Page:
color: #666;

This code defines a simple div element that displays a welcome message, a brief description of the page, and a link to the about.vue page using the nuxt-link component.

    <h1>About Page</h1>
    <p>This is the about page</p>

Adding navigation

To navigate between the two pages, we need to create a navigation menu. We can do this by creating a new component called Navigation.vue.

<!-- components/Navigation.vue -->

        <nuxt-link to="/">Home</nuxt-link>
        <nuxt-link to="/about">About</nuxt-link>

Then we need to include this component in our Layout.vue file.

<!-- layouts/default.vue -->
    <Navigation />
    <nuxt />

import Navigation from '~/components/Navigation.vue'

export default {
  components: {

Styling the pages

To style our pages, we can use CSS or any other CSS preprocessor like SCSS or Less. We can also use CSS frameworks like Tailwind CSS or Bootstrap to make styling easier.

For this example, let's use Tailwind CSS. We can install it using npm:

npm install tailwindcss

Then we can create a new file called tailwind.config.js in the root directory of our project:

// tailwind.config.js

module.exports = {
  mode: 'jit',
  purge: ['./public/**/*.html', './src/**/*.{vue,js,ts,jsx,tsx}'],
  theme: {},
  variants: {},
  plugins: [],

This configures Tailwind CSS to use the just-in-time (JIT) compiler mode and to purge any unused styles from our project.

Then we need to import Tailwind CSS in our main.js file:

// main.js

import 'tailwindcss/tailwind.css'

Now we can add some basic styles to our pages:

<!-- pages/index.vue -->

  <div class="bg-gray-100">
    <h1 class="text-2xl font-bold text-center my-4">Welcome to my Nuxt 3 app</h1>
    <p class="text-center text-lg">This is the home page</p>

<!-- pages/about.vue -->

  <div class="bg-gray-100">
    <h1 class="text-2xl font-bold text-center my-4">About Page</h1>
    <p class="text-center text-lg">This is the about page</p>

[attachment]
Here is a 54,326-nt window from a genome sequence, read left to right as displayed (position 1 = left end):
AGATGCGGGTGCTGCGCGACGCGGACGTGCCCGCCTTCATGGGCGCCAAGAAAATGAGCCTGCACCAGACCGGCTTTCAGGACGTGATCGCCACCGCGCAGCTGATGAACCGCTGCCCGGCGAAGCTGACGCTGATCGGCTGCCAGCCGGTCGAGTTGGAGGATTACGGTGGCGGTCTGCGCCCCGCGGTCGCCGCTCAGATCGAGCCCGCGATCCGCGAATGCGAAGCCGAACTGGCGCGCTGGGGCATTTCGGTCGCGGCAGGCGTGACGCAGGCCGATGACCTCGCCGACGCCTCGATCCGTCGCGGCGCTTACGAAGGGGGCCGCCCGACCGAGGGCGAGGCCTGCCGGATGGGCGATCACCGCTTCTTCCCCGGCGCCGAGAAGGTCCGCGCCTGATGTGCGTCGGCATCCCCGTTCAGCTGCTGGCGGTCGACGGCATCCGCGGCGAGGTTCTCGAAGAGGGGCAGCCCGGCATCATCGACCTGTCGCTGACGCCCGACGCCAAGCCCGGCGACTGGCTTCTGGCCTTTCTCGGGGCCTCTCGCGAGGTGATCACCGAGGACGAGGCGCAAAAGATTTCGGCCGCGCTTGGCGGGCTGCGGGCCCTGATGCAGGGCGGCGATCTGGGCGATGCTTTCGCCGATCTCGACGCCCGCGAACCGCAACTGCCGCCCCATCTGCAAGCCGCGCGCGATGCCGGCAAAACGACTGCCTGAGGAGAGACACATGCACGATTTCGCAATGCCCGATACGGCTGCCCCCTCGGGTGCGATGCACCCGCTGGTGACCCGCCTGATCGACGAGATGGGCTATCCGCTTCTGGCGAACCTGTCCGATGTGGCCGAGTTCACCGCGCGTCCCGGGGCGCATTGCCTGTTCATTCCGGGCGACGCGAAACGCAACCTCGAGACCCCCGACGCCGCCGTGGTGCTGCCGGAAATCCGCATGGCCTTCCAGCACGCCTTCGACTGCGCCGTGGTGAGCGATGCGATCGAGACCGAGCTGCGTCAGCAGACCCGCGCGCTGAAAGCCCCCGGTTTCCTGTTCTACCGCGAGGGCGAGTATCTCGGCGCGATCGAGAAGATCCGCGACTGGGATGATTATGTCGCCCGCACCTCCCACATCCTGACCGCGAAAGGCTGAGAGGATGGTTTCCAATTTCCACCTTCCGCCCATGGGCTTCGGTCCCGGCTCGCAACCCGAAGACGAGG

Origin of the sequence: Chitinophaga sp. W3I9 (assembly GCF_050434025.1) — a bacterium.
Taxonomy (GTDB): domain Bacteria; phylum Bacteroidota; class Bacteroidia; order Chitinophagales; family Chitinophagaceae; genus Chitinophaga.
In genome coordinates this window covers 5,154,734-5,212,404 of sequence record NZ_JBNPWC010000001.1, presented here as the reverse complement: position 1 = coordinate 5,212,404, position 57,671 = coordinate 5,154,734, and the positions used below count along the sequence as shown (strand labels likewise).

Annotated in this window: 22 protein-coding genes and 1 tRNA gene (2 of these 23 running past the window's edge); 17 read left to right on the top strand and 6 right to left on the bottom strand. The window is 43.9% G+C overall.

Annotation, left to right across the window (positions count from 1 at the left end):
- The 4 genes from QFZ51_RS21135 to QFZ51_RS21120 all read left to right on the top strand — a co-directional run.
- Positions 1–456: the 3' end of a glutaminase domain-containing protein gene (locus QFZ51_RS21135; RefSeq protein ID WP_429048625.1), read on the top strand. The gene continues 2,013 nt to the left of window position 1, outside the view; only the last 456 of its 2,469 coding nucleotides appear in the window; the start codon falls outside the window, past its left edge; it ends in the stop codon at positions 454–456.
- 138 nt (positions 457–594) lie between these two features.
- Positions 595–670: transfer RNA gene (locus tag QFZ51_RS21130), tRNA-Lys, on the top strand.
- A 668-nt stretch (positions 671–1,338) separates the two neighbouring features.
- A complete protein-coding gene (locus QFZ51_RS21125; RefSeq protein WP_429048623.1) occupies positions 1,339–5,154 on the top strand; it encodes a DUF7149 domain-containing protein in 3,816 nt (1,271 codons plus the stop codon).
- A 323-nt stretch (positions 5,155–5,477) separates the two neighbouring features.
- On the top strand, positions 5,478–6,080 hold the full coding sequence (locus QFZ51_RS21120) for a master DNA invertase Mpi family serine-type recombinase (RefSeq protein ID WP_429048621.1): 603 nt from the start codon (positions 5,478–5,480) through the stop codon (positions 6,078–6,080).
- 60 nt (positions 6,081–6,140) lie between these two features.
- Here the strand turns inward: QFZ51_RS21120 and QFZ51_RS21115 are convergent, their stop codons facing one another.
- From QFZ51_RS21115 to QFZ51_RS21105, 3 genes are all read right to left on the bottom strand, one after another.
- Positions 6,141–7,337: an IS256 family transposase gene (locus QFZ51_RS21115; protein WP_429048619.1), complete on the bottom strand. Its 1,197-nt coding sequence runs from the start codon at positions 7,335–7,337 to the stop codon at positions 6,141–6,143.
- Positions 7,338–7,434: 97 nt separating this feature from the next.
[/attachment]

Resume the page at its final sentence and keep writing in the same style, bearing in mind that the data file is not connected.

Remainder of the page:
Building and deploying the app

Once we've built our app, we can deploy it to a web server or a cloud service like AWS or Firebase. To build the app, we can run the following command:

npm run build

This will generate a production-ready version of our app in the dist directory. We can then deploy this directory to a web server or cloud service.

Alternatively, we can use a service like Vercel to deploy our app automatically when we push changes to our Git repository. To do this, we need to connect our repository to Vercel and configure the deployment settings.


In this blog post, we've provided a step-by-step guide on how to get started with Nuxt 3, including creating pages, adding navigation, styling the pages, and building and deploying the app. We've also covered some of the basic features of Nuxt 3, including layouts, components, and routing.

With this knowledge, you can start building your own Nuxt 3 apps and take advantage of the benefits it provides, such as performance optimization, automatic code splitting, and server-side rendering.

Keep in mind that this is just the beginning of your Nuxt 3 journey. Nuxt 3 has many more features and capabilities that can help you build powerful and scalable web applications. As you continue to learn and explore Nuxt 3, you'll discover new ways to leverage its features and take your web development skills to the next level.

I hope this guide has been helpful in getting you started with Nuxt 3. If you have any questions or comments, please feel free to leave them below. Good luck on your journey to becoming a Nuxt 3 developer!